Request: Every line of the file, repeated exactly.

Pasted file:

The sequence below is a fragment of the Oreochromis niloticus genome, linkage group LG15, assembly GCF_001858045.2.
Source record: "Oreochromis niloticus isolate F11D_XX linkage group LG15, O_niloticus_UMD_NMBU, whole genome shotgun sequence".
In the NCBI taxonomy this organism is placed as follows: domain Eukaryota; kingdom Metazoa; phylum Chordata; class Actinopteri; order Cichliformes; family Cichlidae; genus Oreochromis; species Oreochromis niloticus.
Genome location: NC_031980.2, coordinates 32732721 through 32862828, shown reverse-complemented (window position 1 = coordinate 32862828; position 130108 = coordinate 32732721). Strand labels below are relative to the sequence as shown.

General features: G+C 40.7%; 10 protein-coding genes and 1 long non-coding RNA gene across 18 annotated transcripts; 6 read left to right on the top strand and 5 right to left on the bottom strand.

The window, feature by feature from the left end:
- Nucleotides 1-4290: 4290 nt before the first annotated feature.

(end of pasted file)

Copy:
The sequence below is a fragment of the Oreochromis niloticus genome, linkage group LG15, assembly GCF_001858045.2.
Source record: "Oreochromis niloticus isolate F11D_XX linkage group LG15, O_niloticus_UMD_NMBU, whole genome shotgun sequence".
In the NCBI taxonomy this organism is placed as follows: domain Eukaryota; kingdom Metazoa; phylum Chordata; class Actinopteri; order Cichliformes; family Cichlidae; genus Oreochromis; species Oreochromis niloticus.
Genome location: NC_031980.2, coordinates 32732721 through 32862828, shown reverse-complemented (window position 1 = coordinate 32862828; position 130108 = coordinate 32732721). Strand labels below are relative to the sequence as shown.

General features: G+C 40.7%; 10 protein-coding genes and 1 long non-coding RNA gene across 18 annotated transcripts; 6 read left to right on the top strand and 5 right to left on the bottom strand.

The window, feature by feature from the left end:
- Nucleotides 1-4290: 4290 nt before the first annotated feature.